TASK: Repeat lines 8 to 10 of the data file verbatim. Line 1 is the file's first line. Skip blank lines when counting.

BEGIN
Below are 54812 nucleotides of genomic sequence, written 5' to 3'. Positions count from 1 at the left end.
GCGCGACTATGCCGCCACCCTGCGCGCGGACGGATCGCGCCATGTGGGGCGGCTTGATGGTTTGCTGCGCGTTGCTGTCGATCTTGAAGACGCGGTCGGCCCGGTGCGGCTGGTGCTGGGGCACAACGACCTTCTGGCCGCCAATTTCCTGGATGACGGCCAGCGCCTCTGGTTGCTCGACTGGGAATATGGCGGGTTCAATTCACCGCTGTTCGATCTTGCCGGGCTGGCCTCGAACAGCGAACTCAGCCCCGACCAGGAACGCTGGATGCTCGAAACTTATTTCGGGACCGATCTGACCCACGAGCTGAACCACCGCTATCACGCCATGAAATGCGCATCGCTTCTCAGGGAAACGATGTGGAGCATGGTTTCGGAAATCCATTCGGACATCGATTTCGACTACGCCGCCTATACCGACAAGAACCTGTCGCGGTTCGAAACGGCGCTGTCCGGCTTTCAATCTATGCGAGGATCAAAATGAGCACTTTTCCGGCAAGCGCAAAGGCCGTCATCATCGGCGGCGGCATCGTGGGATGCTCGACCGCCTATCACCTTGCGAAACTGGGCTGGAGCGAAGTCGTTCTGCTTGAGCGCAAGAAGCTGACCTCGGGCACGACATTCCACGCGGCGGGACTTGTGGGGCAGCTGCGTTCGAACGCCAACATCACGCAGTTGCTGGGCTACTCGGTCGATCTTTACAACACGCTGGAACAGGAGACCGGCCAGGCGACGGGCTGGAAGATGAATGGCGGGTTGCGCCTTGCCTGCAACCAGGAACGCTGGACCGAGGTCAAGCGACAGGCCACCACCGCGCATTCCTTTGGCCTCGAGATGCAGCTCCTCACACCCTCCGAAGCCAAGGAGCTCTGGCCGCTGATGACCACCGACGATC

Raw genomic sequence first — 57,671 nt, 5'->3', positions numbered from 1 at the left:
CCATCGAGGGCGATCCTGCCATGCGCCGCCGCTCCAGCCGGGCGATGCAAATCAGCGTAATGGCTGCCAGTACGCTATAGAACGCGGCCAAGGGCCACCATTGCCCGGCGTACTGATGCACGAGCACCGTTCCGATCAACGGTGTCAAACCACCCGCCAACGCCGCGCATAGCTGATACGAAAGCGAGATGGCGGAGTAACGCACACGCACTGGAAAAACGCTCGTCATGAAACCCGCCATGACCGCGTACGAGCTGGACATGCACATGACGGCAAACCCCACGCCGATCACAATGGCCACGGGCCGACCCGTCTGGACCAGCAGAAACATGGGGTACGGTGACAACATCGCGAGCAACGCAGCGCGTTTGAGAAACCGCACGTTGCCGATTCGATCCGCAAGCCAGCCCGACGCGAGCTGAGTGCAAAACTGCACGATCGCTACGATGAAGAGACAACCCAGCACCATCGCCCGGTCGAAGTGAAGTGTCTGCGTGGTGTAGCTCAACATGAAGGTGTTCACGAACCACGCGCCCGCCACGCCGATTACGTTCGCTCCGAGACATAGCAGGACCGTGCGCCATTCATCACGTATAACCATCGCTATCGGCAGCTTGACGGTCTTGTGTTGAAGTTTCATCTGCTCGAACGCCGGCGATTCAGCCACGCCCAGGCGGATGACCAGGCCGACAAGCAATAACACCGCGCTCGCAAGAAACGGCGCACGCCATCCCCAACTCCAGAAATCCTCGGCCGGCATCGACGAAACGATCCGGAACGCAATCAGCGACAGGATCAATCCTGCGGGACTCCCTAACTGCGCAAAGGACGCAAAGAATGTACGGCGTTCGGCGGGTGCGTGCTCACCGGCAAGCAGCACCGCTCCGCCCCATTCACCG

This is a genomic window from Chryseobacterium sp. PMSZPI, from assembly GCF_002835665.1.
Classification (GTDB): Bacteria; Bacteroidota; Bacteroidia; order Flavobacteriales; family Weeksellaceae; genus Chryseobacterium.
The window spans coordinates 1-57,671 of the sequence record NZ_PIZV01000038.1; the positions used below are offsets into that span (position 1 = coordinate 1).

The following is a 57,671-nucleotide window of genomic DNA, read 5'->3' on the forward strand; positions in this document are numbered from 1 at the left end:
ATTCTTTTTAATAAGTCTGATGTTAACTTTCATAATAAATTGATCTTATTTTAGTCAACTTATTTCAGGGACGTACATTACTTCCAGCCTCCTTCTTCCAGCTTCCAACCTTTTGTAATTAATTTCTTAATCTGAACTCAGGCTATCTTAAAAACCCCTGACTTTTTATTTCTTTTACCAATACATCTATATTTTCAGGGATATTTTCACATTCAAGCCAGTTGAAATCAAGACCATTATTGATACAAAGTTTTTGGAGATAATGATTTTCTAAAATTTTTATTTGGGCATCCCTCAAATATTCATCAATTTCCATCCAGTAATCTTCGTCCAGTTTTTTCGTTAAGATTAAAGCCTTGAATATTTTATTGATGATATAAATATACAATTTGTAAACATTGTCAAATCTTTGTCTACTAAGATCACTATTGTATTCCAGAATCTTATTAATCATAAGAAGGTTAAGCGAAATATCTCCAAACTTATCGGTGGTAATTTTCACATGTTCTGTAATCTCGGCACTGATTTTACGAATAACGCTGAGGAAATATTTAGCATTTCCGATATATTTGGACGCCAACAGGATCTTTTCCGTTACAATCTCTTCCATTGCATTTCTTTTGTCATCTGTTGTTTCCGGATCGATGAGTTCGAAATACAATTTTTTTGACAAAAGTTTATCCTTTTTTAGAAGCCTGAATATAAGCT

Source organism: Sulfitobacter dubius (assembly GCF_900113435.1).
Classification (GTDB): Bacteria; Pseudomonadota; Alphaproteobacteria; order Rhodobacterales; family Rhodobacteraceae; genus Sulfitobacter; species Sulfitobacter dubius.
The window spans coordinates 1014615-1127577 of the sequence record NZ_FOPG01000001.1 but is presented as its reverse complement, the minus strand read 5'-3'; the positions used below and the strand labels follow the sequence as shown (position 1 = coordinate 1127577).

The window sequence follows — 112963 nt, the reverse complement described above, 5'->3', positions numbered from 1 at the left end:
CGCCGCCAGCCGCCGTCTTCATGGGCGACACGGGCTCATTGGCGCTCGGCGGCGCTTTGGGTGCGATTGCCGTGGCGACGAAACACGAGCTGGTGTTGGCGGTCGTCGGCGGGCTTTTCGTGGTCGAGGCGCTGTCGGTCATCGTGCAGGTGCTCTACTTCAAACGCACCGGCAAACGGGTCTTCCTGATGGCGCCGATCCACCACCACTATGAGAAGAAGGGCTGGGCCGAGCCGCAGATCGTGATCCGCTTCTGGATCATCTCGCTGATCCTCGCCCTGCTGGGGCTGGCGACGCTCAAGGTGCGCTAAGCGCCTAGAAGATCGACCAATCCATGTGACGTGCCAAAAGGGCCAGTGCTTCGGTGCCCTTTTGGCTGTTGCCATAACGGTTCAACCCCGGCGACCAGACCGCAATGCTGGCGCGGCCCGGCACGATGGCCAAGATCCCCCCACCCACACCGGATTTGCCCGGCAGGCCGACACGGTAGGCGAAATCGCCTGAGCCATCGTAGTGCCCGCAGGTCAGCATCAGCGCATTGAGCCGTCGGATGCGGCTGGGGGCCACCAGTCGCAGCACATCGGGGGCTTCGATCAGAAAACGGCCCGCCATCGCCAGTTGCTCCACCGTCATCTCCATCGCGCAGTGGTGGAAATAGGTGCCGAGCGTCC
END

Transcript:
The following is a 57,671-nucleotide window of genomic DNA, read 5'->3' on the forward strand; positions in this document are numbered from 1 at the left end:
ATTCTTTTTAATAAGTCTGATGTTAACTTTCATAATAAATTGATCTTATTTTAGTCAACTTATTTCAGGGACGTACATTACTTCCAGCCTCCTTCTTCCAGCTTCCAACCTTTTGTAATTAATTTCTTAATCTGAACTCAGGCTATCTTAAAAACCCCTGACTTTTTATTTCTTTTACCAATACATCTATATTTTCAGGGATATTTTCACATTCAAGCCAGTTGAAATCAAGACCATTATTGATACAAAGTTTTTGGAGATAATGATTTTCTAAAATTTTTATTTGGGCATCCCTCAAATATTCATCAATTTCCATCCAGTAATCTTCGTCCAGTTTTTTCGTTAAGATTAAAGCCTTGAATATTTTATTGATGATATAAATATACAATTTGTAAACATTGTCAAATCTTTGTCTACTAAGATCACTATTGTATTCCAGAATCTTATTAATCATAAGAAGGTTAAGCGAAATATCTCCAAACTTATCGGTGGTAATTTTCACATGTTCTGTAATCTCGGCACTGATTTTACGAATAACGCTGAGGAAATATTTAGCATTTCCGATATATTTGGACGCCAACAGGATCTTTTCCGTTACAATCTCTTCCATTGCATTTCTTTTGTCATCTGTTGTTTCCGGATCGATGAGTTCGAAATACAATTTTTTTGACAAAAGTTTATCCTTTTTTAGAAGCCTGAATATAAGCT

Source organism: Sulfitobacter dubius (assembly GCF_900113435.1).